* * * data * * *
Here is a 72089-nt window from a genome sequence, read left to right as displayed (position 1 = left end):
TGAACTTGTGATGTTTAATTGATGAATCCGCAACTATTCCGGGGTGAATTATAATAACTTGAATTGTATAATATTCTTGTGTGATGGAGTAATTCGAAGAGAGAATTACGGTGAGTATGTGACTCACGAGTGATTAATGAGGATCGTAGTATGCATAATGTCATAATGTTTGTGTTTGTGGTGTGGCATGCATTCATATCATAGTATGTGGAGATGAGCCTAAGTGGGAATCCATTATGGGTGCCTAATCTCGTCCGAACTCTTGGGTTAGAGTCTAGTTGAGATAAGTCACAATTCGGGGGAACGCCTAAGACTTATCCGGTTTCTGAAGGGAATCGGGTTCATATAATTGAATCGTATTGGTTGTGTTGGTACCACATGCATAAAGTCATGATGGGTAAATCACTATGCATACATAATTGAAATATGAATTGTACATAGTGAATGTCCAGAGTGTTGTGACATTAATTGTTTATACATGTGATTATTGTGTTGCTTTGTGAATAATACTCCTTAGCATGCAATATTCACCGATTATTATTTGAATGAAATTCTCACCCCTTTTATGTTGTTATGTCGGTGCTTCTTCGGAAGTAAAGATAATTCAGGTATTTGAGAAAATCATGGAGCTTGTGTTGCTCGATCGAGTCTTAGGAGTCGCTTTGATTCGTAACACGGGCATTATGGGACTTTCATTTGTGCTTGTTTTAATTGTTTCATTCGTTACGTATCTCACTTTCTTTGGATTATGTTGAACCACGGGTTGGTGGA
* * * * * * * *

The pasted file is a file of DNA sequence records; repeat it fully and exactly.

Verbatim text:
Here is a 72089-nt window from a genome sequence, read left to right as displayed (position 1 = left end):
TGAACTTGTGATGTTTAATTGATGAATCCGCAACTATTCCGGGGTGAATTATAATAACTTGAATTGTATAATATTCTTGTGTGATGGAGTAATTCGAAGAGAGAATTACGGTGAGTATGTGACTCACGAGTGATTAATGAGGATCGTAGTATGCATAATGTCATAATGTTTGTGTTTGTGGTGTGGCATGCATTCATATCATAGTATGTGGAGATGAGCCTAAGTGGGAATCCATTATGGGTGCCTAATCTCGTCCGAACTCTTGGGTTAGAGTCTAGTTGAGATAAGTCACAATTCGGGGGAACGCCTAAGACTTATCCGGTTTCTGAAGGGAATCGGGTTCATATAATTGAATCGTATTGGTTGTGTTGGTACCACATGCATAAAGTCATGATGGGTAAATCACTATGCATACATAATTGAAATATGAATTGTACATAGTGAATGTCCAGAGTGTTGTGACATTAATTGTTTATACATGTGATTATTGTGTTGCTTTGTGAATAATACTCCTTAGCATGCAATATTCACCGATTATTATTTGAATGAAATTCTCACCCCTTTTATGTTGTTATGTCGGTGCTTCTTCGGAAGTAAAGATAATTCAGGTATTTGAGAAAATCATGGAGCTTGTGTTGCTCGATCGAGTCTTAGGAGTCGCTTTGATTCGTAACACGGGCATTATGGGACTTTCATTTGTGCTTGTTTTAATTGTTTCATTCGTTACGTATCTCACTTTCTTTGGATTATGTTGAACCACGGGTTGGTGGA